Although this might seem contradictory There are a variety of examples. One of them is the widespread usage of modern portfolio theory (MPT) among the passive index investing strategies. MPT utilizes a mean-variance-optimization method to determine an optimal ” efficient” portfolio for investors and maximize the expected return based on the level of risk tolerance. This results in an optimal portfolio with the right amount of asset class weights.

The model supposes that markets function efficiently and, consequently doesn’t consider the price of assets Instead, it tells you how much of your portfolio needs to be invested in what types of assets (e.g. 40% of domestic stocks 25 percent foreign stocks and corporate bonds, with 25 and 10 percent Treasuries). A person who is an index investor following MPT will simply buy the index-based mutual fund or exchange-traded funds (ETF) representing those asset classes at a market prices. In the scenario where allin the market is following the guidelines of MPT there is no one left to determine the price of the constituents of these indexes, and markets are inefficient because of a lack of price information.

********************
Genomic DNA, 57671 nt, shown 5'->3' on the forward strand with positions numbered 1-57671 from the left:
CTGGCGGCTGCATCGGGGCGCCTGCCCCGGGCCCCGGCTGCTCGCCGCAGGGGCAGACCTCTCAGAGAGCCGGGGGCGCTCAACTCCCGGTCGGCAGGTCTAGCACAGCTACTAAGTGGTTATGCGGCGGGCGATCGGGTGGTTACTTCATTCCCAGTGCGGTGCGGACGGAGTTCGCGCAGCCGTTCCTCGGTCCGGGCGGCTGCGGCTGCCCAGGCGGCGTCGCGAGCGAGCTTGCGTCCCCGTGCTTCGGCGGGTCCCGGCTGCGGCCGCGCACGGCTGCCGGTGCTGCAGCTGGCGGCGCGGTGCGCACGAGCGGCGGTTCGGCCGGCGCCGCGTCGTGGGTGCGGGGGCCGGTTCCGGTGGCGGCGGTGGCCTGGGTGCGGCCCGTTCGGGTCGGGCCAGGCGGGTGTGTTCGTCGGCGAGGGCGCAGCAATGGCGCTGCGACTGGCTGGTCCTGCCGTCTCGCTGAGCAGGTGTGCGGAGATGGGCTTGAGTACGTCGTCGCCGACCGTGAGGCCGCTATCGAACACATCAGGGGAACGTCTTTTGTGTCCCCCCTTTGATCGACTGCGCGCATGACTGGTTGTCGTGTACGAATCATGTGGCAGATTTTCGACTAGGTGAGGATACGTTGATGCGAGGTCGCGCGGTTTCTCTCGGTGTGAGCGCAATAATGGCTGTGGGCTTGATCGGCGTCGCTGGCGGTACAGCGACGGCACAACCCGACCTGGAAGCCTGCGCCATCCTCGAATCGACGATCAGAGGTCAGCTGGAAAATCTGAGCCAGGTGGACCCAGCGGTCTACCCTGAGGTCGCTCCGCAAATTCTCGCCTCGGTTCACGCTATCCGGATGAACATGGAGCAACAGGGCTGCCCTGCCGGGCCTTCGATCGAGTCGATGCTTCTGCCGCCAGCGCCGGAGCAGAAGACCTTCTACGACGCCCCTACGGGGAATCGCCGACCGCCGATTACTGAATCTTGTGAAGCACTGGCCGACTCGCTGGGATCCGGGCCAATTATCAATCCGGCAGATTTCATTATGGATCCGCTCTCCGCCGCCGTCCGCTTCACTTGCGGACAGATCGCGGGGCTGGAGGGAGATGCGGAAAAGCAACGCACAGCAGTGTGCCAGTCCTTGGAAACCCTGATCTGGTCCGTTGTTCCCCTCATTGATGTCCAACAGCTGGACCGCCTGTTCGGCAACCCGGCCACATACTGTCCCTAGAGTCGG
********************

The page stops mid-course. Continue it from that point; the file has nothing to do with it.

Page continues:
A second example of counterperformativity is the use of behavioral economics to “nudge” people to make more rational influence behavior to make for optimal outcomes. According to the theories of behavior economics humans are not rational, but are prone to making a variety of mistakes due to emotional and cognitive mistakes and biases. These mental flaws are characterized by loss aversion and time-inconsistent preference anchoring, and the effect of endowment, among many other things.

The recognition of these errors and the application of corrective nudges guided by the findings of behavioral economics can help individuals make better decisions and to achieve more rational results. The widespread usage of behavioral economics as a method to discipline or nudge people causes people to appear less like what the models of behavioral economics (and instead , more like the mainstream economic models that suppose that rational actors can predict).